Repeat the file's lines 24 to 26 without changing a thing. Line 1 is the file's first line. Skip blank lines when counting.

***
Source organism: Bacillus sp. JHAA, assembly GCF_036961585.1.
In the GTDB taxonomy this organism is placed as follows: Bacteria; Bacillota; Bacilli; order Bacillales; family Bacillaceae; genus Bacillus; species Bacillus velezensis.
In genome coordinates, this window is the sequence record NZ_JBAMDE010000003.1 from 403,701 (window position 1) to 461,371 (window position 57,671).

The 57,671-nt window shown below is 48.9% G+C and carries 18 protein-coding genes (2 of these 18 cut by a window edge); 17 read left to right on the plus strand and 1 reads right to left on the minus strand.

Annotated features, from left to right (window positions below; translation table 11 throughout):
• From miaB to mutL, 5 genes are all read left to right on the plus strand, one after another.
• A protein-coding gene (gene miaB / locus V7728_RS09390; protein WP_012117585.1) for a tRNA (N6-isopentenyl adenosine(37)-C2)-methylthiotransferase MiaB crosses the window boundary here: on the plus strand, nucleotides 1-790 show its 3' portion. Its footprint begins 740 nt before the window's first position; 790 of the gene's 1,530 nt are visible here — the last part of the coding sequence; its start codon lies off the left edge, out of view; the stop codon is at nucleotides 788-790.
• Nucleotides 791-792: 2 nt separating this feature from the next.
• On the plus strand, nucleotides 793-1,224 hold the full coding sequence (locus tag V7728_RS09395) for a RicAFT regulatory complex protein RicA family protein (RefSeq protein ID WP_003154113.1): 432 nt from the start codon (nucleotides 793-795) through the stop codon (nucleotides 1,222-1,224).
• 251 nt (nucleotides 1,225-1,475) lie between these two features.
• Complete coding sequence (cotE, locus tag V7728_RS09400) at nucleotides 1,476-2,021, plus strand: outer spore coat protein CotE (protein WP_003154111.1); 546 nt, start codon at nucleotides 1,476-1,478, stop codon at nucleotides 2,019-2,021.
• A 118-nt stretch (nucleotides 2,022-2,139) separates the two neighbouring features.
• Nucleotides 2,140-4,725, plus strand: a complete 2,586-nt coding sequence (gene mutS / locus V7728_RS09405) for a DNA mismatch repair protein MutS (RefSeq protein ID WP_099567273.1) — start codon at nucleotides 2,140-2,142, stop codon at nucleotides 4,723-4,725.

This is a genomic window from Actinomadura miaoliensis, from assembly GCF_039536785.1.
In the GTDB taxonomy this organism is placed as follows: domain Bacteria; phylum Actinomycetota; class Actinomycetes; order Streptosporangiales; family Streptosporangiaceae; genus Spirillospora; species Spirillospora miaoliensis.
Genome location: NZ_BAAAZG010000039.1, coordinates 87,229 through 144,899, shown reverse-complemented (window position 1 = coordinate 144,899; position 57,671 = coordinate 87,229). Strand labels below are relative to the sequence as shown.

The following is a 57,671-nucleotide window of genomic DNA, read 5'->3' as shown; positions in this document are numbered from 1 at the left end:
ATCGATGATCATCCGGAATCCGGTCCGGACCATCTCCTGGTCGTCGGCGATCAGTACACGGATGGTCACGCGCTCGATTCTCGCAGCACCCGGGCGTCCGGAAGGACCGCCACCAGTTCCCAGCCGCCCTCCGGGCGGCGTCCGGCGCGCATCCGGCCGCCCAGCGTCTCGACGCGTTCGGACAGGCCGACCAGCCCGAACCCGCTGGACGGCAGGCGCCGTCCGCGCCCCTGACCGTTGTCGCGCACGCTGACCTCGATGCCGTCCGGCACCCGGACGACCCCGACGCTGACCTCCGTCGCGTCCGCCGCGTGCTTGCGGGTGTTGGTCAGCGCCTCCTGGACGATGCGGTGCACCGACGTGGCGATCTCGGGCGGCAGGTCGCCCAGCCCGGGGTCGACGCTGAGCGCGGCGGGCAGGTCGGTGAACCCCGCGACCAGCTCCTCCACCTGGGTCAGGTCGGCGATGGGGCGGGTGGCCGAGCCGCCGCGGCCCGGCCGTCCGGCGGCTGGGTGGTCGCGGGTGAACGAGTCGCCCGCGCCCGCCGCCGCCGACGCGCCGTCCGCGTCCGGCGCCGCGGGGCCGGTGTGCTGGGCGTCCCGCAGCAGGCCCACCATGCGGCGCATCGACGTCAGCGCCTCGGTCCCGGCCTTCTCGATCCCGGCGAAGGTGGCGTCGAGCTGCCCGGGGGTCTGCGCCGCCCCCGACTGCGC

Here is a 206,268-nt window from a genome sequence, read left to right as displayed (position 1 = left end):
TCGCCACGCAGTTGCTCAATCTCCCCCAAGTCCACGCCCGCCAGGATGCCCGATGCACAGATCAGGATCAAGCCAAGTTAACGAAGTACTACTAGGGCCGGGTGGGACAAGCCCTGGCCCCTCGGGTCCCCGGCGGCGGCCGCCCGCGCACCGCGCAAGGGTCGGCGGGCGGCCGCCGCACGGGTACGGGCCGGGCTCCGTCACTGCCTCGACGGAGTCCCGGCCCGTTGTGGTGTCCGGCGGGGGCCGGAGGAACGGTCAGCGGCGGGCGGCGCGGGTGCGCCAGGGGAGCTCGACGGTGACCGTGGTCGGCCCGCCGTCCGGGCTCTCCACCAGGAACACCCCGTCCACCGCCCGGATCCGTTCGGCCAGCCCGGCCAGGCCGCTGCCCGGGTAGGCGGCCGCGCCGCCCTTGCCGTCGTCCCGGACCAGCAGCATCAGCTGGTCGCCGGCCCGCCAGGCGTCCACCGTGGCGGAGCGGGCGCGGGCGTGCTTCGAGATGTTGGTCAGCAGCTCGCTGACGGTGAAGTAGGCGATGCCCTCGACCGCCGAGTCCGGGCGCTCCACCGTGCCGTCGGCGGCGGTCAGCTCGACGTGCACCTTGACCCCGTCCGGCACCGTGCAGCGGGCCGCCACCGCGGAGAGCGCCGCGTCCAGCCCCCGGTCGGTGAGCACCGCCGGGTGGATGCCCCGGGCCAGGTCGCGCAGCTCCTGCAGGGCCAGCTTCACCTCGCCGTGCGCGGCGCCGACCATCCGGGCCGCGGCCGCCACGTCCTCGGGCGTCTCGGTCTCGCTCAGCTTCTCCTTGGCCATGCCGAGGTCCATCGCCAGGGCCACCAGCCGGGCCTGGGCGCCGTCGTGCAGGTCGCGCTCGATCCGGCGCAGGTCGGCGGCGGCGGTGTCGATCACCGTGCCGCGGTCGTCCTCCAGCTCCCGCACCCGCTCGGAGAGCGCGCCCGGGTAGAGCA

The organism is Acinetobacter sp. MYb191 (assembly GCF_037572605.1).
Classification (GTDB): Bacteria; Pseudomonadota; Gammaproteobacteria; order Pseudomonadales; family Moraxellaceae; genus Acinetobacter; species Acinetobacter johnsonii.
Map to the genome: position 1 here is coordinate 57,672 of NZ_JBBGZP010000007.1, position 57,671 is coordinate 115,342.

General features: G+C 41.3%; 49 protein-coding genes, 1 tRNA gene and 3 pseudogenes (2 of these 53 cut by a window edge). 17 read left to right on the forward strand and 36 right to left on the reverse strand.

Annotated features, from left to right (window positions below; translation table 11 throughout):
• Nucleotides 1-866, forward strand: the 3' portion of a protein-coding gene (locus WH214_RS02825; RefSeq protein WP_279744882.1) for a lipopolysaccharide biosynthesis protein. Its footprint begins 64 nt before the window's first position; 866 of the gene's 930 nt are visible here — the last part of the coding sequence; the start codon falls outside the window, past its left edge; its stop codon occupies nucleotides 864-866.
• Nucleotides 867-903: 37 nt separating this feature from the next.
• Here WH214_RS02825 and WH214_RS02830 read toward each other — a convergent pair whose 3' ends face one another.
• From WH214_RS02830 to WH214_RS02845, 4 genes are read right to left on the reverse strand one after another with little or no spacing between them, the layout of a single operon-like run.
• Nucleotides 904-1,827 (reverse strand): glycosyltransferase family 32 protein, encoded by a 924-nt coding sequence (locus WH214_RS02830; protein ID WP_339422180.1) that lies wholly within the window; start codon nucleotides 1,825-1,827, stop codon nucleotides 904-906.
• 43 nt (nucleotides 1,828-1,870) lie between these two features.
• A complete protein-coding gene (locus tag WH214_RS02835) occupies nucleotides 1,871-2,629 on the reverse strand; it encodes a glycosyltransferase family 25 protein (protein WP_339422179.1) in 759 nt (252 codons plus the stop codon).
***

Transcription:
General features: G+C 41.3%; 49 protein-coding genes, 1 tRNA gene and 3 pseudogenes (2 of these 53 cut by a window edge). 17 read left to right on the forward strand and 36 right to left on the reverse strand.

Annotated features, from left to right (window positions below; translation table 11 throughout):
• Nucleotides 1-866, forward strand: the 3' portion of a protein-coding gene (locus WH214_RS02825; RefSeq protein WP_279744882.1) for a lipopolysaccharide biosynthesis protein. Its footprint begins 64 nt before the window's first position; 866 of the gene's 930 nt are visible here — the last part of the coding sequence; the start codon falls outside the window, past its left edge; its stop codon occupies nucleotides 864-866.